Israel has detained dozens of members of the Palestinian Legislative Council and has gone so far as to propose body searches of Arab Knesset members before they enter the Israeli Knesset in order to further debase the image of the Palestinian leadership.

Palestinian youth know very well that they have an extremely limited personal future under the occupation, with its forced imposition of desperate economic, political and social conditions. But it is the promise of the future that helps developing children and youths postpone their natural impulsiveness and submit to the guidance of their parents.

Foreseeing nothing but wasted potential ahead of them, Palestinian teenagers are being robbed of the incentive to rein in the age-appropriate recklessness and impulsiveness of adolescence. Perceiving themselves as having nothing to lose and no one to look up to they are vulnerable to a concrete identification with the massive trauma, violence, bereavement and death all around them.

The occupation both magnifies and masks all other forms of youthful aspiration and suffering. The violent involvement in resistance to the occupation by these youths is a symptom of the disorganisation of the society they are struggling to survive in.

And Palestinian adults, often having succumbed to humiliation, fear and learned helplessness, have failed to meet these fearless but fatherless children half way. By failing to rise to the challenge of our responsibilities, we have left behind a void.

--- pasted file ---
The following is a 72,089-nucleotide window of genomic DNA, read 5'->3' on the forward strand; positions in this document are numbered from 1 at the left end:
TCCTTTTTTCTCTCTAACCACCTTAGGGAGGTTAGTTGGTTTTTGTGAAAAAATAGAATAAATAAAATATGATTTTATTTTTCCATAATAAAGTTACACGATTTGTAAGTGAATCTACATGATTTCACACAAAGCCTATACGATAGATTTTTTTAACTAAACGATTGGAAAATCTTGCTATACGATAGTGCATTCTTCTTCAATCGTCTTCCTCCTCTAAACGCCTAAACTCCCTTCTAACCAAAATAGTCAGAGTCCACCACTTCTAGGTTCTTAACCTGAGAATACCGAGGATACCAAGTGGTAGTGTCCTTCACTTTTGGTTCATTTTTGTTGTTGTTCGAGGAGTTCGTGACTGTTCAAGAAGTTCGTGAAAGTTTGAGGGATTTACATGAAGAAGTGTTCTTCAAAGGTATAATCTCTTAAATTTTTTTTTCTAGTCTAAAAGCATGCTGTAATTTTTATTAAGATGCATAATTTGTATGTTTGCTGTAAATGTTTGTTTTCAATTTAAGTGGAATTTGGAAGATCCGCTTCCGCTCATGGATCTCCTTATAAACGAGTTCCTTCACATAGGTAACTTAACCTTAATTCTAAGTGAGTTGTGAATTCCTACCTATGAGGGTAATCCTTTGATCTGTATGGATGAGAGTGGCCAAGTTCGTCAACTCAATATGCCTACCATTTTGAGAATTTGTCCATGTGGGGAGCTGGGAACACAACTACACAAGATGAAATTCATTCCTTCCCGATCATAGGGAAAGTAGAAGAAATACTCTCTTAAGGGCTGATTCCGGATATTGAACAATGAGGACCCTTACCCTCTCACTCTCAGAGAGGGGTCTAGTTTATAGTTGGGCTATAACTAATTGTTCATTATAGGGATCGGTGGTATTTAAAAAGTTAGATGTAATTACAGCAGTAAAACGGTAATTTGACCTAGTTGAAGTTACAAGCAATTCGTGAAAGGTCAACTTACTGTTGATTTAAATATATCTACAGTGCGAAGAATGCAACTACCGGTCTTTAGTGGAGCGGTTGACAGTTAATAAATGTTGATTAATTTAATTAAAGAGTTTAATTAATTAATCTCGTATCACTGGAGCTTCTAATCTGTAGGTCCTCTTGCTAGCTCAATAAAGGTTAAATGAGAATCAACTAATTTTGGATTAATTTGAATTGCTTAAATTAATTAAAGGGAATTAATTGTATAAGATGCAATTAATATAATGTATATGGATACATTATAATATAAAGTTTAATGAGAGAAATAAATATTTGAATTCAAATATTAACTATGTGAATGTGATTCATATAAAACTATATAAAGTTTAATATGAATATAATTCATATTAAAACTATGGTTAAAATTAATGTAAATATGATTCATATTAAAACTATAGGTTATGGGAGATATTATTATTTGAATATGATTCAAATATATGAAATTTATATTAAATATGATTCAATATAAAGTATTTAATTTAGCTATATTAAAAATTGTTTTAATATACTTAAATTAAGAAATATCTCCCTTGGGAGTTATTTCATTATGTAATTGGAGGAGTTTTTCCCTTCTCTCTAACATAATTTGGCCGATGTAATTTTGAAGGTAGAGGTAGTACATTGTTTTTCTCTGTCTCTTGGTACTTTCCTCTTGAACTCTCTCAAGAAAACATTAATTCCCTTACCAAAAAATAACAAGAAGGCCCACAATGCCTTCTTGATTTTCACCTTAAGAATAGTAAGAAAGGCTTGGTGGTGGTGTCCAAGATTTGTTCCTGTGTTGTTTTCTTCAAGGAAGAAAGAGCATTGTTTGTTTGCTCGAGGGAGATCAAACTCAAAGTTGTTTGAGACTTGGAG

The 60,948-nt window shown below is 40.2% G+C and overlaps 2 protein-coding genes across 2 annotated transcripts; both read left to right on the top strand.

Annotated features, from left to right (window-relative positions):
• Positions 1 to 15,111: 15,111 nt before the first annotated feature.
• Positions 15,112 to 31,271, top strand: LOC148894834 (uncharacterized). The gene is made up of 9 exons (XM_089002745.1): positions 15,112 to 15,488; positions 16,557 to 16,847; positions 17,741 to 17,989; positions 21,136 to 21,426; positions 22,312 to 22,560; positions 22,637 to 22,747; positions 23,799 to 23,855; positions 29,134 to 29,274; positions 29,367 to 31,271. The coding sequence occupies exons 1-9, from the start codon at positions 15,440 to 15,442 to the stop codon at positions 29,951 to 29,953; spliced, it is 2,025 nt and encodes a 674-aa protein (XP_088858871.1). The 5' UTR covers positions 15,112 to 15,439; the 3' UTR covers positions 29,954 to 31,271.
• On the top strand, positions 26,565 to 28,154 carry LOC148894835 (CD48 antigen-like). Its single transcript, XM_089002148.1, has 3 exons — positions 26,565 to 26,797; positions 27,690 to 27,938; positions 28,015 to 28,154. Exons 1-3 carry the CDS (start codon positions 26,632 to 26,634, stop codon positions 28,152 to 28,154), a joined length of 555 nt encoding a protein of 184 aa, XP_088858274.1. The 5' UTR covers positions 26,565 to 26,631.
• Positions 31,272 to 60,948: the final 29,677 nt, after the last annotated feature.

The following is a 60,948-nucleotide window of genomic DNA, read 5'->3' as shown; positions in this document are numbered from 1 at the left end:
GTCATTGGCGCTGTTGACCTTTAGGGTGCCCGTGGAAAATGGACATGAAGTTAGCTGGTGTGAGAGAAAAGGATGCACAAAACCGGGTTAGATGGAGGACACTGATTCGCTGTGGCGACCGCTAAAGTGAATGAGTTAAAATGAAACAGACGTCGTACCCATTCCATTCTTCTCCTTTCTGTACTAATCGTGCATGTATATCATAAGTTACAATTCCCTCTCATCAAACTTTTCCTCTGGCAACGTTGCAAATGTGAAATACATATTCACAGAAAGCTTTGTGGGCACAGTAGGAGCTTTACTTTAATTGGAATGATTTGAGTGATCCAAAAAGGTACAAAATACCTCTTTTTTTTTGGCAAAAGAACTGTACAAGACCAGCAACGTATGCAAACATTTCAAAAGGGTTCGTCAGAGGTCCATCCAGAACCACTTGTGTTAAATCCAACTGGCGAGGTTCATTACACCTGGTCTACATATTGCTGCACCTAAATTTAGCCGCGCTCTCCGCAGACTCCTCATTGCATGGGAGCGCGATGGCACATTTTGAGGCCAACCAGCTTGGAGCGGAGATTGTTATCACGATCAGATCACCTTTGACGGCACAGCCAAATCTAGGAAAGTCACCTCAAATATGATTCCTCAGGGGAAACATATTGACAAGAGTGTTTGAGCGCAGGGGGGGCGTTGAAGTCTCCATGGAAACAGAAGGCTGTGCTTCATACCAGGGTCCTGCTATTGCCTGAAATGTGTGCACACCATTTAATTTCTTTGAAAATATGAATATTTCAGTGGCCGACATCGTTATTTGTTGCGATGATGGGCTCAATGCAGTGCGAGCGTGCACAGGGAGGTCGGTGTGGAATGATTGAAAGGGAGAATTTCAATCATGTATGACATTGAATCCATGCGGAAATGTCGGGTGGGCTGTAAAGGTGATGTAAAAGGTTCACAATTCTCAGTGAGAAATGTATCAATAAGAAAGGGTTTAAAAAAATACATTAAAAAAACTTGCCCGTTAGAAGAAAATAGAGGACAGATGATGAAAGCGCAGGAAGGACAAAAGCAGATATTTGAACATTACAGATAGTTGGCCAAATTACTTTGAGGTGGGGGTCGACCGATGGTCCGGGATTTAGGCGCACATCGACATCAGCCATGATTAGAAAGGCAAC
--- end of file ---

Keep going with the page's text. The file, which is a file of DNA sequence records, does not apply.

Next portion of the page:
The confrontation between the occupied and the occupier is the natural outcome of Palestinian reality, far more so than a typically false submission to the Israelis punctuated by occasional outbursts against them.

Our leadership has failed to set an agenda and a national strategy for liberation. It has avoided and feared the process of raising Palestinian awareness and prohibited the development of both an authentic discourse and the provision of genuine tools for liberation.

Our leadership has failed to promote education as a vehicle for our dignity and neglected the task of healing the trauma of humiliation. Instead, our leaders have encouraged factional chauvinism, polarisation, corruption and nepotism, and they have distributed favours on the basis of compliance and political affiliation.

The acts of our youth express a valid and legitimate yearning for freedom and dignity, and this yearning needs our support and nurturing. We must protect our youth from a recklessness that could end their lives and their goals, as could happen in the absence of the positive boundaries, limit-setting, and social values that fatherly leadership provides.

The spontaneous reaction of our children to the Israeli occupation should be a warning of the need for fundamental political reform in Palestine, alerting us to the need to survive as individuals and to thrive as a nation. Their actions should be a wake-up call for us as adults and a catalyst to organise a truly meaningful project to end the occupation.


The writer is a Jerusalem psychotherapist.